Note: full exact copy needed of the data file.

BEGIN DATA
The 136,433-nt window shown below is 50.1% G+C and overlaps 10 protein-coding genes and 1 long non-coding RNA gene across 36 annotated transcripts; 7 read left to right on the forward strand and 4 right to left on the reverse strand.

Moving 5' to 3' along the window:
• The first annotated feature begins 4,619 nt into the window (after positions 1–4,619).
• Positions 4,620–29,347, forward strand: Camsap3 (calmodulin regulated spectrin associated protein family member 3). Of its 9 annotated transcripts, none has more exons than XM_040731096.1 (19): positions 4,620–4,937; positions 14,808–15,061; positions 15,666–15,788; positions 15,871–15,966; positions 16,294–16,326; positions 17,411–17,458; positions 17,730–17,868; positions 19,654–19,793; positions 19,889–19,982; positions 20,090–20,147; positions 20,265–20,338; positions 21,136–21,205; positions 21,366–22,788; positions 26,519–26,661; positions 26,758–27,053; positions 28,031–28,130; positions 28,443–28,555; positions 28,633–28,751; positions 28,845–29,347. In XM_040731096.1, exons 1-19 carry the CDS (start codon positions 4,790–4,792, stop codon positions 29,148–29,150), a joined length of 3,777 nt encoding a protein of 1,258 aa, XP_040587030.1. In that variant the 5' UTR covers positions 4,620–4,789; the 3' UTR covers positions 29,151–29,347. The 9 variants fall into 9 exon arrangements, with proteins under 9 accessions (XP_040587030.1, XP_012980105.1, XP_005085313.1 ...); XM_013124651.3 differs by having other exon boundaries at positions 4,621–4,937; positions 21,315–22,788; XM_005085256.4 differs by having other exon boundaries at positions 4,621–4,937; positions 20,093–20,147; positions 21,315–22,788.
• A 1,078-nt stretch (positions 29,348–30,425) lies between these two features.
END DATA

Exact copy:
The 136,433-nt window shown below is 50.1% G+C and overlaps 10 protein-coding genes and 1 long non-coding RNA gene across 36 annotated transcripts; 7 read left to right on the forward strand and 4 right to left on the reverse strand.

Moving 5' to 3' along the window:
• The first annotated feature begins 4,619 nt into the window (after positions 1–4,619).
• Positions 4,620–29,347, forward strand: Camsap3 (calmodulin regulated spectrin associated protein family member 3). Of its 9 annotated transcripts, none has more exons than XM_040731096.1 (19): positions 4,620–4,937; positions 14,808–15,061; positions 15,666–15,788; positions 15,871–15,966; positions 16,294–16,326; positions 17,411–17,458; positions 17,730–17,868; positions 19,654–19,793; positions 19,889–19,982; positions 20,090–20,147; positions 20,265–20,338; positions 21,136–21,205; positions 21,366–22,788; positions 26,519–26,661; positions 26,758–27,053; positions 28,031–28,130; positions 28,443–28,555; positions 28,633–28,751; positions 28,845–29,347. In XM_040731096.1, exons 1-19 carry the CDS (start codon positions 4,790–4,792, stop codon positions 29,148–29,150), a joined length of 3,777 nt encoding a protein of 1,258 aa, XP_040587030.1. In that variant the 5' UTR covers positions 4,620–4,789; the 3' UTR covers positions 29,151–29,347. The 9 variants fall into 9 exon arrangements, with proteins under 9 accessions (XP_040587030.1, XP_012980105.1, XP_005085313.1 ...); XM_013124651.3 differs by having other exon boundaries at positions 4,621–4,937; positions 21,315–22,788; XM_005085256.4 differs by having other exon boundaries at positions 4,621–4,937; positions 20,093–20,147; positions 21,315–22,788.
• A 1,078-nt stretch (positions 29,348–30,425) lies between these two features.